08.07.1996, Wednesday evening

GM: As a horror movie enthusiast and impoverished sophomore, Kurt asks for an employment application at the ticket counter after seeing the re-showing of the 1963 splatter film, Blood Feast. He’s rebuffed, or so he had believes, until the one–year–older usher, Jimmy Newton, tells him that Mr. Clay wants to interview him for a job.

Leading Kurt through the cobweb–strewn halls of the cinema, Jimmy stops just short of an ornate office door half-hid by a seven–foot–tall wicker man with scorched baby dolls trapped in its stomach. At the time, Jimmy’s weird mannerisms made Kurt suspect he is being played or set up for a prank. Over time, he learns the truth: Jimmy was scared.

Left to approach and enter Mr. Clay’s room alone, Kurt first notices the buzzing sound. After knocking and entering the room, a lone insect drones past his face, the creature too obscured by the darkness to identify. The office’s interior is no less bizarre than its entrance. Black velvet curtains conceal the office’s four walls, or what Kurt assumes are four walls. The floor is made of cold, crimson and bone–colored marble tiles that have been cut and arranged in repeating zig–zagging lines. The pattern is lit by a single, unshaded lightbulb dangling from the ceiling. A rocking chair that eerily resembles the one from Psycho sits in a curtained corner. The only other furniture is a large desk with various movie prop mementos. Behind it stands a naked man. Or almost–naked man. For upon their first meeting, Mordecai Clay’s naked, hairless, fish-belly pale skin is covered in bees.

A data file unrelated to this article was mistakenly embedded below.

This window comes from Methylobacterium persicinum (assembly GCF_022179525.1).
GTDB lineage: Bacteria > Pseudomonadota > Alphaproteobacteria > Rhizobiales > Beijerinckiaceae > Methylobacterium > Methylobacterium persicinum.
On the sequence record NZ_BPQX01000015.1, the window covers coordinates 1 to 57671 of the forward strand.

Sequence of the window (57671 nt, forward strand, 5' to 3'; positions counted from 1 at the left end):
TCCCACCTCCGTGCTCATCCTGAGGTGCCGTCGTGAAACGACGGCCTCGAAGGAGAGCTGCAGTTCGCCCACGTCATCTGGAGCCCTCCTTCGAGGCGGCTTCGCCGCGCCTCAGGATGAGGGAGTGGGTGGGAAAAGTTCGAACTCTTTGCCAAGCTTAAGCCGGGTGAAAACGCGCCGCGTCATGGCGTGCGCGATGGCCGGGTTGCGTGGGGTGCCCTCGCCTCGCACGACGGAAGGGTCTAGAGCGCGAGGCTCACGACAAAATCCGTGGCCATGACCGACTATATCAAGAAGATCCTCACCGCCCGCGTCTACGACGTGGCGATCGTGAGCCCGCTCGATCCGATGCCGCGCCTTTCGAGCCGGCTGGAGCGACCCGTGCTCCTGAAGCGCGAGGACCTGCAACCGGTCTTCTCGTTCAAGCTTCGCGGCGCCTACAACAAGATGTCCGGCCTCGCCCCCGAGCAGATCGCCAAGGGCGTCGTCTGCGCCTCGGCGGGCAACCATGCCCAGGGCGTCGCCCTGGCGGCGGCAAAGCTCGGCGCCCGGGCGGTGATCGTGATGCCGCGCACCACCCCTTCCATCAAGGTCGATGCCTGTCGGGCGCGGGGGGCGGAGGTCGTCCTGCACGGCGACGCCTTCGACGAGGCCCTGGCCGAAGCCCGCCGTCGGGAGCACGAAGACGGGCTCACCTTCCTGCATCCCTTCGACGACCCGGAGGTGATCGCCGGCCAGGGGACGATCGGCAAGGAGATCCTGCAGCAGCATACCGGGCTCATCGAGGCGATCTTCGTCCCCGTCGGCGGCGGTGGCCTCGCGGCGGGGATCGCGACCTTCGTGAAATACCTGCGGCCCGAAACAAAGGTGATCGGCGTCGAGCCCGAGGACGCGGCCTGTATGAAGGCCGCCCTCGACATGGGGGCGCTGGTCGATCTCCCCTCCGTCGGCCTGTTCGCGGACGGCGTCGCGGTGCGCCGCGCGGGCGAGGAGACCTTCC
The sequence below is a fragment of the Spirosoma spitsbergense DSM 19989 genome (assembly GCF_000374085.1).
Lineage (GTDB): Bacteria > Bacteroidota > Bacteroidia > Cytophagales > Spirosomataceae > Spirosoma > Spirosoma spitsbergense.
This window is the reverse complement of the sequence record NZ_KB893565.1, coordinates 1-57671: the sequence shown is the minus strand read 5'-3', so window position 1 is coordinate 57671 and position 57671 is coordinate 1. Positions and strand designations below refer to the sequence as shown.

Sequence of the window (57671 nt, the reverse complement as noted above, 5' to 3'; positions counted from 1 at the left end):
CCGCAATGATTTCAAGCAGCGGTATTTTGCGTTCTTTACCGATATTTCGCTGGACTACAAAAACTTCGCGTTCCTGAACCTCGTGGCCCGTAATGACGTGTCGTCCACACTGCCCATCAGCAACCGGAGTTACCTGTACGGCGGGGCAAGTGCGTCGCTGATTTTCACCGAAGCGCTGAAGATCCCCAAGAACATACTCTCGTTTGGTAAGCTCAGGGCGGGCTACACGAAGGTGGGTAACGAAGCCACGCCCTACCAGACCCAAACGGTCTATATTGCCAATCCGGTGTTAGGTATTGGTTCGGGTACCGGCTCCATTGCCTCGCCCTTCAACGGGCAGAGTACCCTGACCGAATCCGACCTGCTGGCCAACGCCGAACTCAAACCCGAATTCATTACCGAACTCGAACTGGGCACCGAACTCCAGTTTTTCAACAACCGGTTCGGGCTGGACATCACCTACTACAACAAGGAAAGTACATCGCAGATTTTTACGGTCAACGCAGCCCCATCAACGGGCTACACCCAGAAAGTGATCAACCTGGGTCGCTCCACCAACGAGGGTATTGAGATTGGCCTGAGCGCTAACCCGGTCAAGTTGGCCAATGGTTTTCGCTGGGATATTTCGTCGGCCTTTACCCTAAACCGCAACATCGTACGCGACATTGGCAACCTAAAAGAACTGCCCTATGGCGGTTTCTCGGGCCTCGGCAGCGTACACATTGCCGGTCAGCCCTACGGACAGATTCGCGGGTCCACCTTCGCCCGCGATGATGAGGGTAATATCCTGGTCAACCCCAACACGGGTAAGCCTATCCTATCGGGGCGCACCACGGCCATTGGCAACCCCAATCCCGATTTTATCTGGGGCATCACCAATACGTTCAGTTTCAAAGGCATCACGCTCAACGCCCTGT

Kurt’s first interview question is equally atypical. “Are you allergic to bee-stings?” Mordecai asks, standing stock still as the honey bees swarm his albino skin.

Kurt: Kurt is scared and confused, of course. He barely registers the strange man’s question on any conscious level, but nevertheless he finds himself answering as if on autopilot. “No. I am not allergic to bee stings.”

GM: Mr. Clay doesn’t nod–likely out of concern that he’ll crush or startle some of the venomous insects. Instead, he just answers, “I am. Deathly so. Should I get stung, the epi-pen in the front drawer likely won’t save me.” He then just stands there for a while, bees crawling over his honey–lathered naked body, with the fifteen–year–old Kurt standing in his door.

“What did you think of the movie?” he eventually asks.

Kurt: “I liked it. It was a bit campy, though,” Kurt answers honestly, spooked enough to avoid lying to this strange man. “It is surprisingly gory for its time.” He then asks his own question: “Why are you naked and covered in bees, Mr. Clay?”

GM: Mordecai moves slowly as he points to the rocking chair. “Would you like to sit down? Norman’s mother seemed to enjoy it.” He had then adds, without waiting to see Kurt’s reaction, “I believe ‘naked’ and ‘covered’ are antonyms…” he pauses as if unsure of the young man’s name.

Kurt: “Kurt.” Kurt adds, “Kurt Crawford, Mr. Clay.”

GM: “Yes… Kurt Crawford. But to better answer your question, Kurt, let me ask a related follow-up to my earlier one. Why did you and so many others then and now enjoy a splatter film like Blood Feast?”

Kurt: “I like gore and monsters.” Kurt then pauses, thinking over his answer. “I can’t say why other people like it, but those are my reasons.” He shuffles his feet awkwardly. “I do have to say that chair looks remarkably like the one from Psycho, Mr. Clay.” He wonders at the time if Mr. Clay is Witiko Falls’ very own Norman Bates, uncovered except for a swarm of bees before him. “What did you like about Blood Feast?”